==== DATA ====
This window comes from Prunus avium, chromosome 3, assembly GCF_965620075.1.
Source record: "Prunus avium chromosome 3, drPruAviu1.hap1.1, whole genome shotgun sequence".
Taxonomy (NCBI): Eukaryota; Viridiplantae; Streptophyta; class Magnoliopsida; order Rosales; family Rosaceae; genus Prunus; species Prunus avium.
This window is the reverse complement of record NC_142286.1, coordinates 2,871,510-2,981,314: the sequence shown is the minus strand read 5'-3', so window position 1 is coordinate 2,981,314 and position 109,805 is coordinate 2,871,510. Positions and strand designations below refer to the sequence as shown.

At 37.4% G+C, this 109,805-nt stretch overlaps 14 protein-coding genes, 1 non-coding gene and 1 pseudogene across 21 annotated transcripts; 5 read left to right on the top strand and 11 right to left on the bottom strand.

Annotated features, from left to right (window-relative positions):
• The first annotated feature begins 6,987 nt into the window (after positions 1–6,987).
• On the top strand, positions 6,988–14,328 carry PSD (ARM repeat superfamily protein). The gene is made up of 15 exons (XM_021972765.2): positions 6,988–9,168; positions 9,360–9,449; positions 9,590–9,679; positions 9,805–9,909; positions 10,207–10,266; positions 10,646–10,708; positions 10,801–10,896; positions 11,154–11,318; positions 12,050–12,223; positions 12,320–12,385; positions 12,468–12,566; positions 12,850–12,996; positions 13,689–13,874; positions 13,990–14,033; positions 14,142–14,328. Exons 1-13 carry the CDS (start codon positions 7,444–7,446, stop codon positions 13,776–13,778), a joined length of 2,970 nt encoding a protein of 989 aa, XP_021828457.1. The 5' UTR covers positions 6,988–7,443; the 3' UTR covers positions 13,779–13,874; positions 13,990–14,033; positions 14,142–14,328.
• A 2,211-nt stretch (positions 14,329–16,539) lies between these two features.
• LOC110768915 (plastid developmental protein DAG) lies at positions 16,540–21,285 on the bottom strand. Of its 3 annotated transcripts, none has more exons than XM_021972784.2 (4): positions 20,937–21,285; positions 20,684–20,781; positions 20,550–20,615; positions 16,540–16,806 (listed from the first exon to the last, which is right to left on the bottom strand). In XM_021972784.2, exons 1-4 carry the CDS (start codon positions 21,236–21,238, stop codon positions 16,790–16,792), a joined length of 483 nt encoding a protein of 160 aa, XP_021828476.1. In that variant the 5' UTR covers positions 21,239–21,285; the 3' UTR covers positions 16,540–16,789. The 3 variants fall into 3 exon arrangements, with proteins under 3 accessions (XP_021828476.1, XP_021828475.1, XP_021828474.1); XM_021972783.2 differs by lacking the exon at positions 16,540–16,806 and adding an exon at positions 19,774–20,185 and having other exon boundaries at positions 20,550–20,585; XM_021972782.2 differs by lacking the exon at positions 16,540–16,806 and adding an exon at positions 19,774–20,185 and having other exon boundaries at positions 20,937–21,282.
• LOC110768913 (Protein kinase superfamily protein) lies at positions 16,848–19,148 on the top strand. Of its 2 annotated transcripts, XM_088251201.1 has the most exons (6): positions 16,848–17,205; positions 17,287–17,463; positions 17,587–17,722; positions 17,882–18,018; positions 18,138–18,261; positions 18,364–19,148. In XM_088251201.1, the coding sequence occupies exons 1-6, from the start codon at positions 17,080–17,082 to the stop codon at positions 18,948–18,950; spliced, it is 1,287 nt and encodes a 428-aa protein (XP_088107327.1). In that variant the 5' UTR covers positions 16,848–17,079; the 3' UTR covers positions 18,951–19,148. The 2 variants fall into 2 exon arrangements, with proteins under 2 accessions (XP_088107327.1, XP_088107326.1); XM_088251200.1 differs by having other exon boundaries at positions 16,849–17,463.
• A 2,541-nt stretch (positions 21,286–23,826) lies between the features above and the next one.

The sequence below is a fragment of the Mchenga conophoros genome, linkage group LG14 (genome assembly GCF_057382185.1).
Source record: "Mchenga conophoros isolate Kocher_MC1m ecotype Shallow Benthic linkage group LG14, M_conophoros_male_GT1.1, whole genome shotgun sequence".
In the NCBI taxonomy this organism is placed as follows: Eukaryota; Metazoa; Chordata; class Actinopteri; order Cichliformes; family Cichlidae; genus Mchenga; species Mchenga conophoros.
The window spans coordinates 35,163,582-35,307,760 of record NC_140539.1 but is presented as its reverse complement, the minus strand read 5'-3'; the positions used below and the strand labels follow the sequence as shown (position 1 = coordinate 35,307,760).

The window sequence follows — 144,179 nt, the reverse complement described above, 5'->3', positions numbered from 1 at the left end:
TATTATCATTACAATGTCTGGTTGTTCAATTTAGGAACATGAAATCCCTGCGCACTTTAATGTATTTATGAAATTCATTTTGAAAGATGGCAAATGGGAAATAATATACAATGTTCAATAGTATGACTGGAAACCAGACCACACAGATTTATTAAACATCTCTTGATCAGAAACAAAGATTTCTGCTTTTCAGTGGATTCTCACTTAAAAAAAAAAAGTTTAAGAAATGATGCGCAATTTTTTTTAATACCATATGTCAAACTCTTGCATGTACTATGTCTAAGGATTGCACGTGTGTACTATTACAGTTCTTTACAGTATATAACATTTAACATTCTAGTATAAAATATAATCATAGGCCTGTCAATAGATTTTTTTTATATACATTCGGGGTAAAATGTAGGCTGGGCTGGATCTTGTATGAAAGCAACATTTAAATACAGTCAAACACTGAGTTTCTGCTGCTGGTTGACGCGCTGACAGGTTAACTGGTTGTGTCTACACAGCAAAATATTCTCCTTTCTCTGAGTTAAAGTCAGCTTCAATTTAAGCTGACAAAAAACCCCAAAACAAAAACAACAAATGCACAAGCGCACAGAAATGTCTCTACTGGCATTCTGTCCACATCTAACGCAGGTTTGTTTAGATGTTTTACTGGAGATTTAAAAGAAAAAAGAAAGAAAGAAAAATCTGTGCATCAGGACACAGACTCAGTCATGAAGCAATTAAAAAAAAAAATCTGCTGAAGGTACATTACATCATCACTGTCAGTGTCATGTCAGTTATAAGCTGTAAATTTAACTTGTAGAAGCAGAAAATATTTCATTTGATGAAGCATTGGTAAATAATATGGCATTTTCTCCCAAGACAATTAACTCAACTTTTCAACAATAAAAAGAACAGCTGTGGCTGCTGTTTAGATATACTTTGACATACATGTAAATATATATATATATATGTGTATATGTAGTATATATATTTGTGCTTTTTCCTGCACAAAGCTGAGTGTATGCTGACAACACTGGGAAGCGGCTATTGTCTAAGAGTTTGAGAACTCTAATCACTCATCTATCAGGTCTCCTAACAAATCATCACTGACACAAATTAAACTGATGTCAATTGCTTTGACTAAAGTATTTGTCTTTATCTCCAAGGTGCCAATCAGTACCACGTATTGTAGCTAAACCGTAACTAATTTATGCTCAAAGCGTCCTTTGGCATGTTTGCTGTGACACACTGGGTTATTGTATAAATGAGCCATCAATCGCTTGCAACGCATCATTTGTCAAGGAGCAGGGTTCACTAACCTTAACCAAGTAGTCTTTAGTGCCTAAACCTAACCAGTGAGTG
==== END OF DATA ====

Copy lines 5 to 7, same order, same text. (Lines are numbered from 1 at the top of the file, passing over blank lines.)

At 37.4% G+C, this 109,805-nt stretch overlaps 14 protein-coding genes, 1 non-coding gene and 1 pseudogene across 21 annotated transcripts; 5 read left to right on the top strand and 11 right to left on the bottom strand.

Annotated features, from left to right (window-relative positions):
• The first annotated feature begins 6,987 nt into the window (after positions 1–6,987).